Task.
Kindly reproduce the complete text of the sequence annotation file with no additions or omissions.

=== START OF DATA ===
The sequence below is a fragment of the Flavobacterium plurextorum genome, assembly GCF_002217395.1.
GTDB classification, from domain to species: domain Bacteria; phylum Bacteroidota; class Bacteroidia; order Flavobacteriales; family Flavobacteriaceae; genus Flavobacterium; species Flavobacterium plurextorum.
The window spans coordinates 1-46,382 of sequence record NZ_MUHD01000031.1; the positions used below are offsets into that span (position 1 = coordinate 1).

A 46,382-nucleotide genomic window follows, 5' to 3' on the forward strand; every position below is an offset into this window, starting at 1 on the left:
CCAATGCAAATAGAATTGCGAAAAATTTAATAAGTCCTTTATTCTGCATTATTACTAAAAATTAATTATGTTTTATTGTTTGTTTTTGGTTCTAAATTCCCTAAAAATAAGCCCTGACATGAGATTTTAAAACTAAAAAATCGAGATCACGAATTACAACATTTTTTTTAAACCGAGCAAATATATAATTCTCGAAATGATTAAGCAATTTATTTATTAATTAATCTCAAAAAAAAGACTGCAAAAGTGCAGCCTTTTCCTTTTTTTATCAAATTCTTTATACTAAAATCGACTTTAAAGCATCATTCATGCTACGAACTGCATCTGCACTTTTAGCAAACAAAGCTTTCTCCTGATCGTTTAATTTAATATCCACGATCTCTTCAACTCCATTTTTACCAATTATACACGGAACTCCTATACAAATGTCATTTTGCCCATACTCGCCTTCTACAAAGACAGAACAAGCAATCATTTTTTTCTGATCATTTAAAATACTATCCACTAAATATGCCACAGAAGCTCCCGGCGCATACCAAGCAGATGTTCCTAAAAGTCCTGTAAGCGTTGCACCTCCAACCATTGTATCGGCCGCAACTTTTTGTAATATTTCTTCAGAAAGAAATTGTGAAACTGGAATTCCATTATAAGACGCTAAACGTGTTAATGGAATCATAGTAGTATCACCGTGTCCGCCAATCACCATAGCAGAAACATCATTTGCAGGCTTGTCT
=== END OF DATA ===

The sequence below is a fragment of the Flavobacterium plurextorum genome, assembly GCF_002217395.1.
GTDB classification, from domain to species: domain Bacteria; phylum Bacteroidota; class Bacteroidia; order Flavobacteriales; family Flavobacteriaceae; genus Flavobacterium; species Flavobacterium plurextorum.
The window spans coordinates 1-46,382 of sequence record NZ_MUHD01000031.1; the positions used below are offsets into that span (position 1 = coordinate 1).

A 46,382-nucleotide genomic window follows, 5' to 3' on the forward strand; every position below is an offset into this window, starting at 1 on the left:
CCAATGCAAATAGAATTGCGAAAAATTTAATAAGTCCTTTATTCTGCATTATTACTAAAAATTAATTATGTTTTATTGTTTGTTTTTGGTTCTAAATTCCCTAAAAATAAGCCCTGACATGAGATTTTAAAACTAAAAAATCGAGATCACGAATTACAACATTTTTTTTAAACCGAGCAAATATATAATTCTCGAAATGATTAAGCAATTTATTTATTAATTAATCTCAAAAAAAAGACTGCAAAAGTGCAGCCTTTTCCTTTTTTTATCAAATTCTTTATACTAAAATCGACTTTAAAGCATCATTCATGCTACGAACTGCATCTGCACTTTTAGCAAACAAAGCTTTCTCCTGATCGTTTAATTTAATATCCACGATCTCTTCAACTCCATTTTTACCAATTATACACGGAACTCCTATACAAATGTCATTTTGCCCATACTCGCCTTCTACAAAGACAGAACAAGCAATCATTTTTTTCTGATCATTTAAAATACTATCCACTAAATATGCCACAGAAGCTCCCGGCGCATACCAAGCAGATGTTCCTAAAAGTCCTGTAAGCGTTGCACCTCCAACCATTGTATCGGCCGCAACTTTTTGTAATATTTCTTCAGAAAGAAATTGTGAAACTGGAATTCCATTATAAGACGCTAAACGTGTTAATGGAATCATAGTAGTATCACCGTGTCCGCCAATCACCATAGCAGAAACATCATTTGCAGGCTTGTCT